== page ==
Dealing with Time Inconsistency: Inflation Targeting versus Exchange Rate Targeting

J. Scott Davis, Ippei Fujiwara, Jiao Wang

Research output: Contribution to journalArticlepeer-review

4 Citations (Scopus)


Adopting a single instead of multiple targets can be an effective way to overcome the classic time-inconsistency problem. The choice of a single mandate depends on the trade openness and the credibility. Reduced-form empirical results show as central banks become less credible, they are more likely to adopt a pegged exchange rate, and the tendency to peg depends on trade openness. In a model with “loose commitment,” as credibility falls, either an inflation target or a pegged exchange rate is more likely to be adopted. A relatively closed (highly open) economy would adopt an inflation target (exchange rate peg).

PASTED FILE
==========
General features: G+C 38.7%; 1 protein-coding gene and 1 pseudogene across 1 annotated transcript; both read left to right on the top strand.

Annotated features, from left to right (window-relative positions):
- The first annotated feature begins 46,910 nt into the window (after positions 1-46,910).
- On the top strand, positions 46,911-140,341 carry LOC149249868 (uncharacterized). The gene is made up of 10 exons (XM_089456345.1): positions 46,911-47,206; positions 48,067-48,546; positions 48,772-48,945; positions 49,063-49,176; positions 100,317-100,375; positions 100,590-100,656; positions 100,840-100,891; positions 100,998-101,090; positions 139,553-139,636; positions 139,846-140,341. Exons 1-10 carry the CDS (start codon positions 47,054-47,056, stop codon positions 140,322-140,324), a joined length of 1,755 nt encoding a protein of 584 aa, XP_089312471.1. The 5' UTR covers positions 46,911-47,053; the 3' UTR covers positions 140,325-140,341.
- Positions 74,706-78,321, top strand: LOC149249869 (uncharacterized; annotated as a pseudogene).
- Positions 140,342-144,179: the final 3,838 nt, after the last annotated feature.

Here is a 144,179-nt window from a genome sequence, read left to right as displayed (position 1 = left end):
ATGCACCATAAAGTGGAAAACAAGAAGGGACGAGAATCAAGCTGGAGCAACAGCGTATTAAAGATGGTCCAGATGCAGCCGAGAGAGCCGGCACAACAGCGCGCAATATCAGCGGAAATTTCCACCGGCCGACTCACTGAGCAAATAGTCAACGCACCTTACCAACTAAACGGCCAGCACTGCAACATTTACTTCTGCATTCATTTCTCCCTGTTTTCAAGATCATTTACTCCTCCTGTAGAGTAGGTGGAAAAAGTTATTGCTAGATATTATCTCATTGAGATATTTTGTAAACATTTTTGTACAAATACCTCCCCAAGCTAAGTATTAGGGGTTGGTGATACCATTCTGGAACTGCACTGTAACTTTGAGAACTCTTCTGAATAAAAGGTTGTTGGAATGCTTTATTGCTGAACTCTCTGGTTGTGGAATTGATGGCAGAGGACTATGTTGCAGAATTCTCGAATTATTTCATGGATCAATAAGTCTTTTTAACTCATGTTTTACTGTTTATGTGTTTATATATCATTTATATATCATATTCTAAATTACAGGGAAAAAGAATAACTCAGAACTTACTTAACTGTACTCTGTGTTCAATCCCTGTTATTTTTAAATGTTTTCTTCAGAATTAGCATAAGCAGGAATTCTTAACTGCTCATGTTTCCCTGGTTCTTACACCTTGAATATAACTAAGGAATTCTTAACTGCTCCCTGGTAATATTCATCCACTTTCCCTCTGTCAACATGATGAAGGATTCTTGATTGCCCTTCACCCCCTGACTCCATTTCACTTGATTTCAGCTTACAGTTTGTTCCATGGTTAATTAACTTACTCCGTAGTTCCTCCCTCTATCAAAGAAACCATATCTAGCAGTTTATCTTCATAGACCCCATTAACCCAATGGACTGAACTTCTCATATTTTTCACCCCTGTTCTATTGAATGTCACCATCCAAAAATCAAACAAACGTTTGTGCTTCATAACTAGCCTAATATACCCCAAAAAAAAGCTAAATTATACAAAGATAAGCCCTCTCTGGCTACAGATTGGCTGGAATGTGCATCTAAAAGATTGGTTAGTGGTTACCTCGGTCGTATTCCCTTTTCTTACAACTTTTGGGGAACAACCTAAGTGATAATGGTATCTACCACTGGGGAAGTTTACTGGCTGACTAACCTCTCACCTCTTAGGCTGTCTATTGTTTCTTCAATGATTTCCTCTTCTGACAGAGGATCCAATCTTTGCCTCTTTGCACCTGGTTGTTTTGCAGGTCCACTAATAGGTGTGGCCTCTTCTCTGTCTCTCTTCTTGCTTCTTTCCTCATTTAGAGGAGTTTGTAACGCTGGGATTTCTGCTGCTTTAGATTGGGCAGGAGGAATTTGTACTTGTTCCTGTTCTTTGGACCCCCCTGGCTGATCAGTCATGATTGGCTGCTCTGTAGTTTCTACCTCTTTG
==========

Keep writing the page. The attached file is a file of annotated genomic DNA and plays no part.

Original languageEnglish
Pages (from-to)1369-1399
Number of pages31
JournalJournal of Money, Credit and Banking
Issue number7
Publication statusPublished - 2018 Oct


  • E30
  • E50
  • F40
  • commitment
  • exchange rate peg
  • inflation target
  • tie one's hands
  • time-inconsistency

ASJC Scopus subject areas

  • Accounting
  • Finance
  • Economics and Econometrics


Dive into the research topics of 'Dealing with Time Inconsistency: Inflation Targeting versus Exchange Rate Targeting'. Together they form a unique fingerprint.

Cite this